EDITORIAL: Politics has made Farmaajo tone deaf to Somalia’s image


EDITORIAL | Somalia’s Foreign Affairs State Minister Mr. Balal Cusman Balal Osman was on Thursday left with an egg on his face after presenting the wrong flag when hosting Russian diplomat Mikhail Golovanov in Mogadishu.

Rather than placing the Russian miniature flag before the visiting ambassador, Mr Osman’s team placed the Dutch flag, upside down. That may have been a mistake [the flag was later changed in subsequent photographs]. But it may well be a depiction of President Mohamed Farmaajo’s government and the way it treats its image.

Mr. Golovanov’s visit was ostensibly meant to show the Western world that Somalia is capable of relating with other superpowers. And coming in the week in which donors rejected the term extension for Farmaajo, this was an opportunity to show the world the middle finger.

Mr. Golovanov represents a country that has consistently been a thorn in the flesh of the Western world. Like the Soviet Union, Moscow was one of Somalia’s earliest allies, until the Ogadeni war when the Soviets armed the Ethiopian government against Somalia. Former ruler Siad Barre changed alliance to the US and Russians disappeared from the scene in the 70s.

For him to travel from his station in Djibouti to Mogadishu (both of where he is accredited), it was probably good optics but not a free lunch for Somalia: The Russians have been seeking re-entry into the Horn, and chaos in Somalia probably presents that opportunity. The flag incident ruined it.

In an actual sense, it is Farmaajo who has been ruining it. This week, the President whose term had expired in February swiftly endorsed a decision passed by the Lower House to extend their mandate by up to two years. During this time, the legislators say, Somalia should be ready to hold universal suffrage.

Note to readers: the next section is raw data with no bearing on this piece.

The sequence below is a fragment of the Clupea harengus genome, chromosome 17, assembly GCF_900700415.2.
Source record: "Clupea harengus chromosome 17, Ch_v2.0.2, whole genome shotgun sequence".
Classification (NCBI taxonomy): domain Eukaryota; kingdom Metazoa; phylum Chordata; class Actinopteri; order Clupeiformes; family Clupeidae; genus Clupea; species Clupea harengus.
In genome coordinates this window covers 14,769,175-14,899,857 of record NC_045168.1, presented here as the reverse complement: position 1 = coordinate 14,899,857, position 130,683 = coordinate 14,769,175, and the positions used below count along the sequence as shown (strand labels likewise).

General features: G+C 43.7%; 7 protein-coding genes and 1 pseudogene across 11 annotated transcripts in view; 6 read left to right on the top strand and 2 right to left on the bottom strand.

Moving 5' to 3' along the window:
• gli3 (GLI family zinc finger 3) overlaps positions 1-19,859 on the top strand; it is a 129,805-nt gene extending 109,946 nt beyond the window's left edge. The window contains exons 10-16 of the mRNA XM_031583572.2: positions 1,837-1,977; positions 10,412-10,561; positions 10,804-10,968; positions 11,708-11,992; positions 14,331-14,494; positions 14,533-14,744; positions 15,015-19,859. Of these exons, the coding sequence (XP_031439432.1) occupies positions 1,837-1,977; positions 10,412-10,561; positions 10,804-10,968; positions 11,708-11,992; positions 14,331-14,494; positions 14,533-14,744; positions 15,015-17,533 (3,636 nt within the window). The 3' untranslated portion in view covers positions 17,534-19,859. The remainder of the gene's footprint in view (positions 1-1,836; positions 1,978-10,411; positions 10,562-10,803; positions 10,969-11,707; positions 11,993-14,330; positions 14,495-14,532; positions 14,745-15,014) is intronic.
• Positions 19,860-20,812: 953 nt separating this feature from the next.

Then Farmaajo went ahead with statements, insulting the donors for “misleading” statements, and argued the Federal Government would stand by the decision of the MPs.

There are obvious legal questions, such as whether a decision extending the power of a sitting President should be handled by the Lower House only. There are also questions on whether a House whose term expired in December can purport to extend its powers long after expiry.

And yet there are political questions too. This decision went ahead, despite the Senate's rejection, opposition by political rivals and two key federal states. Farmaajo argued Parliament was “restoring” power to the citizens, who have never voted in 50 years.

Farmaajo’s response to this move was embarrassing. In an earlier warning to the international community, the Foreign Ministry had said it will reject interference. True, interference is what most Somalis abhor. But Somalia’s reality is such that external influence will always come in the form of diaspora, donors, partners, or entities who feel they have a stake or interest in Somalia.

Here is how. Somalia’s diaspora sends home more than what the country collects in taxes. Somalia’s security architecture is the build of foreigners. The US trains the military, the UK and the European Union send tons of money for aid and security support and Somalia’s seas are patrolled by a foreign coalition of security forces to keep away the pirates.

If Farmaajo will have to have his cake. He must not eat it. If he is going to reject external interference, it must apply uniformly from Qatar to Turkey to the US and UK. Except he won’t do this because Qatar supports his political maneuvers, China donated vaccines and Turkey is promising to pump money in the oil sector.

Yet here is the reality. Somalia’s security problem and the menacing rise of al-Shabaab means Farmaajo has no choice but to heed what they say. With poorly equipped security forces, it would be unwise to annoy international partners because the risks of al-Shabaab will mean even the two years he seeks in extension will be insufficient to prepare anything.

What is more? The legal questions raised on the term extension have genuine grounds. If Somalia is going to stand out in the community of nations as a law-abiding country, it must begin at home. In politics; the law and sensibilities do not always go together. This is why Farmaajo must do better to resume talks and listen to political stakeholders. Seeking to parade diplomats from countries that have had little to no role in Somalia’s rebuilding is counterproductive.


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